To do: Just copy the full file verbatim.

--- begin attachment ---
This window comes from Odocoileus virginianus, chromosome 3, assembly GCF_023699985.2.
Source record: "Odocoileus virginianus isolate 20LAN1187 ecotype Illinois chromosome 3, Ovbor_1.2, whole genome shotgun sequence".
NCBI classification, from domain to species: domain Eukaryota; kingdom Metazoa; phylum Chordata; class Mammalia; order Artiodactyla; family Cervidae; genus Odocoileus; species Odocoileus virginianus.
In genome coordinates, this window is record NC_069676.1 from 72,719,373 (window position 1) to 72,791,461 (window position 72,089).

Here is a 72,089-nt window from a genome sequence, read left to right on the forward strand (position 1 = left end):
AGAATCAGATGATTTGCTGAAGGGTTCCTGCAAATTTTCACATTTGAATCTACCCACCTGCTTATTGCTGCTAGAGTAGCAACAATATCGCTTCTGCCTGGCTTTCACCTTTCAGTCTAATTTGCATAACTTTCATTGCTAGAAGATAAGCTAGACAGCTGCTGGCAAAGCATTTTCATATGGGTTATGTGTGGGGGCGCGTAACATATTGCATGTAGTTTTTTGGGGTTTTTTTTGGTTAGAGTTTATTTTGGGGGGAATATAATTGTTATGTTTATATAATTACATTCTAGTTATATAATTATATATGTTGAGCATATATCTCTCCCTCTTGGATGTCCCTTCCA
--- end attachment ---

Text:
This window comes from Odocoileus virginianus, chromosome 3, assembly GCF_023699985.2.
Source record: "Odocoileus virginianus isolate 20LAN1187 ecotype Illinois chromosome 3, Ovbor_1.2, whole genome shotgun sequence".
NCBI classification, from domain to species: domain Eukaryota; kingdom Metazoa; phylum Chordata; class Mammalia; order Artiodactyla; family Cervidae; genus Odocoileus; species Odocoileus virginianus.
In genome coordinates, this window is record NC_069676.1 from 72,719,373 (window position 1) to 72,791,461 (window position 72,089).

Here is a 72,089-nt window from a genome sequence, read left to right on the forward strand (position 1 = left end):
AGAATCAGATGATTTGCTGAAGGGTTCCTGCAAATTTTCACATTTGAATCTACCCACCTGCTTATTGCTGCTAGAGTAGCAACAATATCGCTTCTGCCTGGCTTTCACCTTTCAGTCTAATTTGCATAACTTTCATTGCTAGAAGATAAGCTAGACAGCTGCTGGCAAAGCATTTTCATATGGGTTATGTGTGGGGGCGCGTAACATATTGCATGTAGTTTTTTGGGGTTTTTTTTGGTTAGAGTTTATTTTGGGGGGAATATAATTGTTATGTTTATATAATTACATTCTAGTTATATAATTATATATGTTGAGCATATATCTCTCCCTCTTGGATGTCCCTTCCA